Will Connected Health Save the Healthcare Industry?
“I have often said that the future of healthcare is dependent on providers’ ability to live up to three major commitments: care must be high quality, care must be accessible, and care must be affordable. Connected care is all three and technology is helping us get there.” – Bernard J. Tyson, President and Chief Operating Officer of Kaiser Foundation Hospitals and Health Plan, Inc.
If you traveled back in time several centuries, you would find little change in the treatment of sick and diseased individuals in society until the mid-19th century when hospitals were developed, beginning the organization of healthcare. Scientific medicine emerged after that and drove 20th century medical advances. After World War II, major social and political structures evolved in the healthcare field and, from around 1980 to now, much of the change in healthcare evolved from a clinically driven system to an economically driven system.
We are currently facing the next evolutionary change in healthcare and living through one of the most dynamic ages in the history of medicine. Through technology advancements, drug discoveries, and new medical device inventions, as well as the ability to communicate worldwide and deliver medical care in all different settings, our generation will witness more change in healthcare within the next few years than all the generations that have come before us.
The medical device ecosystem is changing dramatically from stand-alone “device + patient + physician” in the clinical environment to include access and mobility outside the four walls of the hospital. Every medical device manufacturer should consider developing a strategy around how mobile connected health will affect their business models and how they will play in the evolution of the market. Major disruptions are occurring in the market with new players/alliances and new business models. Consumer devices are entering the medical ecosystem with platforms such as tablets/smart phones running mobile applications and acting as new secondary mobile interfaces to the medical device.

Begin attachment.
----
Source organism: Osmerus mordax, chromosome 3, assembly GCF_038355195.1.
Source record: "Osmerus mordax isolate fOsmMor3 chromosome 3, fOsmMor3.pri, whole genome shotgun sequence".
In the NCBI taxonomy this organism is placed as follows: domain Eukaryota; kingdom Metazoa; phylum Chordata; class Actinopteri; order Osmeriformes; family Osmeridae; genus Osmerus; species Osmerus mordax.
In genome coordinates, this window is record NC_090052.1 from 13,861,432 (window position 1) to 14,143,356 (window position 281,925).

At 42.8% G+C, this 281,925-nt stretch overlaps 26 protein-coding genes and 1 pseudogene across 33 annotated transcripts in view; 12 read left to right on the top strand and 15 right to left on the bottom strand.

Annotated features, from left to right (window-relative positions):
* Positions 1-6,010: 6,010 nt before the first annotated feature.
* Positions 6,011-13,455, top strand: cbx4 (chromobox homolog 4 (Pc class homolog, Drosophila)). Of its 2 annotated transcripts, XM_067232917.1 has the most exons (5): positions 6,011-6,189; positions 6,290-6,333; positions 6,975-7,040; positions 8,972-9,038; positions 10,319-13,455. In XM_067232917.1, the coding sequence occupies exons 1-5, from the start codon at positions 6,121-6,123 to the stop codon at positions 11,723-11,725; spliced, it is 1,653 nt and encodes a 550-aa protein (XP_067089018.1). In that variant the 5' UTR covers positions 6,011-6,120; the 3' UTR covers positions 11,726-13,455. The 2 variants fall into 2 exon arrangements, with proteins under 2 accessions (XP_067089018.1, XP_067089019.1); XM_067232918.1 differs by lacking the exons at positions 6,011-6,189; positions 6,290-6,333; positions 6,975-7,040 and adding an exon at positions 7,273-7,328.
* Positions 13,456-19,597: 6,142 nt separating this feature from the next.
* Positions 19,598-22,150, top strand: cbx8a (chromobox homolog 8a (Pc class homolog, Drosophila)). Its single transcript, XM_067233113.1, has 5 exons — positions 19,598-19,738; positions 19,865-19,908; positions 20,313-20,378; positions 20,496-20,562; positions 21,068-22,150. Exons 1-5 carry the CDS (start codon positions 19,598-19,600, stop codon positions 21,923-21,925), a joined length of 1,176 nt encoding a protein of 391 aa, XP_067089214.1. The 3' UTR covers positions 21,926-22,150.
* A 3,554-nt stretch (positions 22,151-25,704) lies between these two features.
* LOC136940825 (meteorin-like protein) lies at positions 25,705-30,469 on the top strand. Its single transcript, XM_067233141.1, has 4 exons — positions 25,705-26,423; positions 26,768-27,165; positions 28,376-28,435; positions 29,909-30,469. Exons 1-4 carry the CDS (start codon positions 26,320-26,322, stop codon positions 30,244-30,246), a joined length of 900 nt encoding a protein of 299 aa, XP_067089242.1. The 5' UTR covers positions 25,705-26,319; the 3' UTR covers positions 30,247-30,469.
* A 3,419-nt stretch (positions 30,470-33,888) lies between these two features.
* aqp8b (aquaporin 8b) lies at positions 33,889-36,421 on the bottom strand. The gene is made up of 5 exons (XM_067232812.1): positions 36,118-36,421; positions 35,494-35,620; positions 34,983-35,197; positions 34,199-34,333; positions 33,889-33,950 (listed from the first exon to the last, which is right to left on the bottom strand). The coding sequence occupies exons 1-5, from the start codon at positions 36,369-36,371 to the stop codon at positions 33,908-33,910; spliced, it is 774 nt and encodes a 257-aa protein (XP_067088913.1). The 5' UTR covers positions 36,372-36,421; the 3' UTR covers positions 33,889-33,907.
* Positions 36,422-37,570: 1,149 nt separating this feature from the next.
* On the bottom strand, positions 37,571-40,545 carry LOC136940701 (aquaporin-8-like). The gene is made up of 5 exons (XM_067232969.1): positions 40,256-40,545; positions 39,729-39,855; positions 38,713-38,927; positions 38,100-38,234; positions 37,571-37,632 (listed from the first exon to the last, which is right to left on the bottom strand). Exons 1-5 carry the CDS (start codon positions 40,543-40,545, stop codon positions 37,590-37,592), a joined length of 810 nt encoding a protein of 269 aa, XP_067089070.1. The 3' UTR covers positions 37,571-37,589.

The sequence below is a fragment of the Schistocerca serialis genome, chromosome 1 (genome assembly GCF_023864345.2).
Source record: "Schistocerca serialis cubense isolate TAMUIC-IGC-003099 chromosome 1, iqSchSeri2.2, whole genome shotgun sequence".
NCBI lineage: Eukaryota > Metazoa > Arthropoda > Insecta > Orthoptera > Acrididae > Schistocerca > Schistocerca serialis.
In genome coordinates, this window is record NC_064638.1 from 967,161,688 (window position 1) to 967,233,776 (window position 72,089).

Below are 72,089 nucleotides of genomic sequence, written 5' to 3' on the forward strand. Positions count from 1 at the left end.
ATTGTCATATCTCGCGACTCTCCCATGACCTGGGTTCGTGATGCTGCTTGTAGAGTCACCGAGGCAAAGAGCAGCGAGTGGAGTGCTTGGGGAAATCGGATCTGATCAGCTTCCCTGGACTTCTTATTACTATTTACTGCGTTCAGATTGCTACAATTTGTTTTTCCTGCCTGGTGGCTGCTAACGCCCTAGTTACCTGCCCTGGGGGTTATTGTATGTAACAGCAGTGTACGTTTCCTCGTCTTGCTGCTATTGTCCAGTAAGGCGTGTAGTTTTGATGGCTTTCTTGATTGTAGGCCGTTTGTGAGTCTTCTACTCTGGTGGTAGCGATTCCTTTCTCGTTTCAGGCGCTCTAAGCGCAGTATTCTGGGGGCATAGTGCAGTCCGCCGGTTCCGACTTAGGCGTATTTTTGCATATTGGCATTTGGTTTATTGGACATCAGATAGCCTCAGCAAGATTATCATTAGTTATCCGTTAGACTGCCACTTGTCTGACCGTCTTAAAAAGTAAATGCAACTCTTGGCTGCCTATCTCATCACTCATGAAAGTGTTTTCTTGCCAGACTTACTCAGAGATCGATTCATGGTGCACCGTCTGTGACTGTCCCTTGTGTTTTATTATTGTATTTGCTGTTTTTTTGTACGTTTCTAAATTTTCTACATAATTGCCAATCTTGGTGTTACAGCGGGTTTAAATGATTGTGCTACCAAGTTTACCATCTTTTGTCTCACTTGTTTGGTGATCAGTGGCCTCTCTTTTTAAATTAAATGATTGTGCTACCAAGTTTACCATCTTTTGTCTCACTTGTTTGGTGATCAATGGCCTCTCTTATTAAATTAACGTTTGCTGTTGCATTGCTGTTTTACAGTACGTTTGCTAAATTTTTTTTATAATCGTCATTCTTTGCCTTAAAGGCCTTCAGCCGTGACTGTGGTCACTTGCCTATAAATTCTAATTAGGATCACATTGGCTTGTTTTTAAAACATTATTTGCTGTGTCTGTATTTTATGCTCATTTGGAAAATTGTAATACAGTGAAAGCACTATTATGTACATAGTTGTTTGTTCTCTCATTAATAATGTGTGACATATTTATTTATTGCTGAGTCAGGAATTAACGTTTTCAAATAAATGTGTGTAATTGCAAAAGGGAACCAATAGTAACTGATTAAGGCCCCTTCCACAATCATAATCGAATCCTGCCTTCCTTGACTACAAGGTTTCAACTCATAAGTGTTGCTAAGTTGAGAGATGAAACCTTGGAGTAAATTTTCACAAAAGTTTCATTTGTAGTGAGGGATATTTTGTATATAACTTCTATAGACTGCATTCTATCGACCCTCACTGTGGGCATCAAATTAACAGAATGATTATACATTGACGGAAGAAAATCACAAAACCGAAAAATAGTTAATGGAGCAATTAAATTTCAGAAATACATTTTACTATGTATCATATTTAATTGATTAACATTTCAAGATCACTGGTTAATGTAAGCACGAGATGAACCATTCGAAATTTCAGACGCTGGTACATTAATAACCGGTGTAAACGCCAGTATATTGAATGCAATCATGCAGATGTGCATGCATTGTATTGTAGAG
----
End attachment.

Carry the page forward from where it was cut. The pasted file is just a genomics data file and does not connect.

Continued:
However, we face huge challenges today with the number of uninsured people growing and the cost to deliver medical care already too high and rising rapidly. The U.S. spends more on healthcare than any other nation—$9,000 per person in 2012. There is a tremendous amount of waste in the U.S. healthcare system along with a growing chronic disease state, including obesity, diabetes, heart disease, and others. Connected Health is a recent concept that some think will drive the next medical ecosystem in the 21stcentury.
Why Connected Health
There are different interpretations of what the term connected health means. Some think it just pertains to electronic medical records (EMR) while others think of remote patient monitoring and engaging in telemedicine in rural settings. Remote monitoring is bringing the overworked healthcare provider and patient together, so it is no surprise that remote health monitoring is gaining momentum across the healthcare value chain. Across many industries and applications, information technology has proven its ability to deliver increased performance at lower costs. So the potential benefits of remote monitoring are being touted in the press and forecasted to grow rapidly. A broader definition could be summed up as the individual tied together with caregivers, payers, and clinicians in a participatory healthcare model in which appropriate medical treatment is always available wherever they are to remain healthy.
Connected Health Benefits
Connected Health enables caregivers to make more informed decisions for an enhanced quality of care and better management of diseases. It reduces medical errors and improves administration efficiency and coordination. As patients continue taking more responsibility for their health, when a patient and physician connect by cell phone or Internet, patient motivation increases and therapy outcome improves. Doctors and medical staff are able to diagnose and treat rural residents from medical facilities far away from them and communicate messages via cell phone, text, or Internet to their patients. For example, Adhere Tech already has a smart pill bottle that uses cell phone technology with sensor devices that send a reminder message via a call, text, or email when you miss taking your pill and keeps reminding you until you comply. This heightened communication frequency between caregiver and patient enhances patient wellness and supports real-time treatment with the opportunity to intervene much earlier when the data seems to indicate poor response to a course of treatment.
It is clear that major efforts will be required to drop medical costs and improve the quality of healthcare in the U.S. According to a report by Research2Guidance, more than 3.4 billion people will have smartphones or tablets with access to mobile health apps and 50 percent of them will have downloaded health apps. The advances in mobile technology and the growing connected health movement are opening up new ways to create more efficient, timely, and convenient medical care that, hopefully, will make a real impact on saving the healthcare system.
How will your current device roadmaps change with the advent of consumer platforms (smartphones, tablets, home gateways) and cloud diagnostics?